This first grouping of articles don’t necessarily have to be read in order as they are research, principle, and policy focused:
- NE Medicaid Expansion: The Race is On
- Let’s See What Condition Our Condition is In
- People Don’t Walk Away From a Fool and His Money
- Sending Granny (and Gramps) to the Home
- Congratulations! She’s Having His Baby . . . And You’re Paying for It!
- Families Need Medicaid Like Fish Need Bicycles
- Money for Nothing and Health Care for Free
- Projections re Cost of Medicaid Expansion: Too Good to Be True
- LB577: Nebraska’s Unaffordable Care Act
- Pelosian Economics: Medicaid Expansion as Fiscal Stimulus
This next grouping of articles report events affecting the progress of legislation in the Unicameral, listed in the order in which they were published:
- Unicameral’s Health Committee to Hear Medicaid Expansion Bill (LB577) Feb. 28th
- It’s Funny? Even If Medicaid Expansion Saved Money, Citizens Wouldn’t See a Penny
- Nebraska Medicaid Expansion: LB577 in Limbo
- This article
Image of Bob Krist from Unicameral Update
Notes & References [ + ]
|1.||↑||Expansion of the voluntary program created in 1965 to provide medical insurance coverage for the most impoverished portion of the population, was originally mandated by the 2010 health care law. The June 2012 ruling by the U.S. Supreme Court held the mandatory expansion unconstitutional, citing precedent regarding state sovereignty. Nebraska is not the only state where the future of Medicaid is uncertain. Due to the Supreme Court’s ruling that the Medicaid expansion is optional, in many states the issue is necessarily the object of intense debate and impacted by the unique political landscape.|
|2.||↑||Since the issue has moved to state legislatures and also depends on gubernatorial approval, lobbying efforts and awareness of citizens has increased, making individual state outcomes more uncertain than projected by analysts, most of whom are nationally-oriented. Two separate analyses gave two separate predictions for what Nebraska will do with Medicaid expansion, for instance. According to such analyses and some news reports, approximately half of the states to date have opted to expand their program, but the other half includes states which have decided not to expand, are undecided, or are leaning in one direction or the other. See The Advisory Board Daily Briefing “Where each state stands on ACA’s Medicaid expansion” and NASUAD’s State Medicaid Tracker.|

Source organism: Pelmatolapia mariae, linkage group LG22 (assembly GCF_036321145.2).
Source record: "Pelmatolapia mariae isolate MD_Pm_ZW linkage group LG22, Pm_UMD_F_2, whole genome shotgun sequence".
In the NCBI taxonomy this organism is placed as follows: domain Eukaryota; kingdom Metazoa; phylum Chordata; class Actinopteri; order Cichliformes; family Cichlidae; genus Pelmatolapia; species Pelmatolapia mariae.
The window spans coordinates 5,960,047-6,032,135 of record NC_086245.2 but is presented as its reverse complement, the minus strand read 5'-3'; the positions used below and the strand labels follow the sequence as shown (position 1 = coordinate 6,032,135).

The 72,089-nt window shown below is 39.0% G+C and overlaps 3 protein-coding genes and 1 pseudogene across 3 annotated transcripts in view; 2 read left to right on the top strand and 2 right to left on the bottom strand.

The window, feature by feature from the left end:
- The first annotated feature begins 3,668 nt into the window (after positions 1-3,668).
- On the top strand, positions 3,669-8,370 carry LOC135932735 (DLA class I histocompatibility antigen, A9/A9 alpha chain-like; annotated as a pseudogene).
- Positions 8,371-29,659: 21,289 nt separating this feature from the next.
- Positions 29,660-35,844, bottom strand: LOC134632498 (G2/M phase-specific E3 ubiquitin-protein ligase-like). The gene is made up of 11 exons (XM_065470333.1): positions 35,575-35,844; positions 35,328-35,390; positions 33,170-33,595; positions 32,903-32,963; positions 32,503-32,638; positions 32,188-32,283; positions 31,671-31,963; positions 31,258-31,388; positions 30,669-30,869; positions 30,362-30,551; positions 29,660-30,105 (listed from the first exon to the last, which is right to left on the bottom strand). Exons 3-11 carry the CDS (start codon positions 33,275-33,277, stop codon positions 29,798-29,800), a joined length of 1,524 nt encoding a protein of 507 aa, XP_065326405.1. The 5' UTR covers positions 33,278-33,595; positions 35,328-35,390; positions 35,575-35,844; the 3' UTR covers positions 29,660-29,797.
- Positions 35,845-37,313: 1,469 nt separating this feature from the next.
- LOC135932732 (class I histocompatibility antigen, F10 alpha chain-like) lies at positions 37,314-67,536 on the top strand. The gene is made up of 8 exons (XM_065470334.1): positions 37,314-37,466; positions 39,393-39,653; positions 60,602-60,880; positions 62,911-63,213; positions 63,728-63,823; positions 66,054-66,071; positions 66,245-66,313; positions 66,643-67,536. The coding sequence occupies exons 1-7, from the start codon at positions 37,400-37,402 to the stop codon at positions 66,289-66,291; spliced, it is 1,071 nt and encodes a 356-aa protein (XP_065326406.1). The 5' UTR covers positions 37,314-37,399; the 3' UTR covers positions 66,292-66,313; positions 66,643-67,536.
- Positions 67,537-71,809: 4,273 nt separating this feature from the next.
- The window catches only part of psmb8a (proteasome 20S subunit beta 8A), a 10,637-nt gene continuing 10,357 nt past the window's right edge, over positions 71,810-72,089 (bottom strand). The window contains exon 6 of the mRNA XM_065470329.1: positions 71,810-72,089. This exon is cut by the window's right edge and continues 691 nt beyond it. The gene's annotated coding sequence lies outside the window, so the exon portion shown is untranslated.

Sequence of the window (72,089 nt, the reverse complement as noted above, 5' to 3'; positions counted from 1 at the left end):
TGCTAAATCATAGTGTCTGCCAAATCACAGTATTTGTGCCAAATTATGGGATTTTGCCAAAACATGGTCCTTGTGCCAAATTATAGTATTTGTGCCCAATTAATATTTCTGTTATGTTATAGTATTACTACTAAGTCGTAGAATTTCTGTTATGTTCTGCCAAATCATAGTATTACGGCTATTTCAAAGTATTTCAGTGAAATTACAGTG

|3.||↑||See Nebraska Watchdog article for reference to Facebook alerts.|
|4.||↑||Interestingly, Krist and his colleagues in the Unicameral seem undisturbed by the fact that one of their own number is apparently a lobbyist employed by Building Bright Futures, a non-profit entity located in Omaha that would benefit from Medicaid expansion within the state. See Senator Jeremy Nordquist Listens to His Master’s Voice . . . But Who’s His Master? and Senator Nordquist Admits His Associations Appear Improper — Sorta. Besides Senator Jeremy Nordquist’s employment, Krist’s position seems inconsistent in considering other Senators and formal relationships with entities that could be questioned as to the extent of lobbying they do in regard to them. One of those also involves Senator Jeremy Nordquist – One World Clinic. One World receives extensive taxpayer funding and has directly benefited from actions taken by the State Legislature in the past; on its website’s “Donate” page, it directly solicits visitors to contact government entities, including the Legislature. Both Senators Nordquist and Heath Mello are members of the organization’s board. In addition, State Senator Sara Howard is One World’s “Development Specialist”, meaning it is her job to secure funding. Another questionable relationship we’ve pointed out before is the fact that Senator Kathy Campbell works at Cedars, which provides youth and family services in cooperation with the Lancaster County Heath Department, meaning the bill she introduced stands to directly impact her employer and a government entity with which that employer works.|
|5.||↑||The “additional LB577 events on Thursday” are mostly not recorded in the public record. One event that was recorded but is not as significant in our estimation, was the introduction of MO49 by Senator Jim Smith. Senator Smith’s motion would “bracket” LB577 until April 1, 2014. According to the Nebraska Legislature Glossary, to bracket a bill means “to delay consideration” of it. There doesn’t seem to be any action on MO49 since it was introduced.|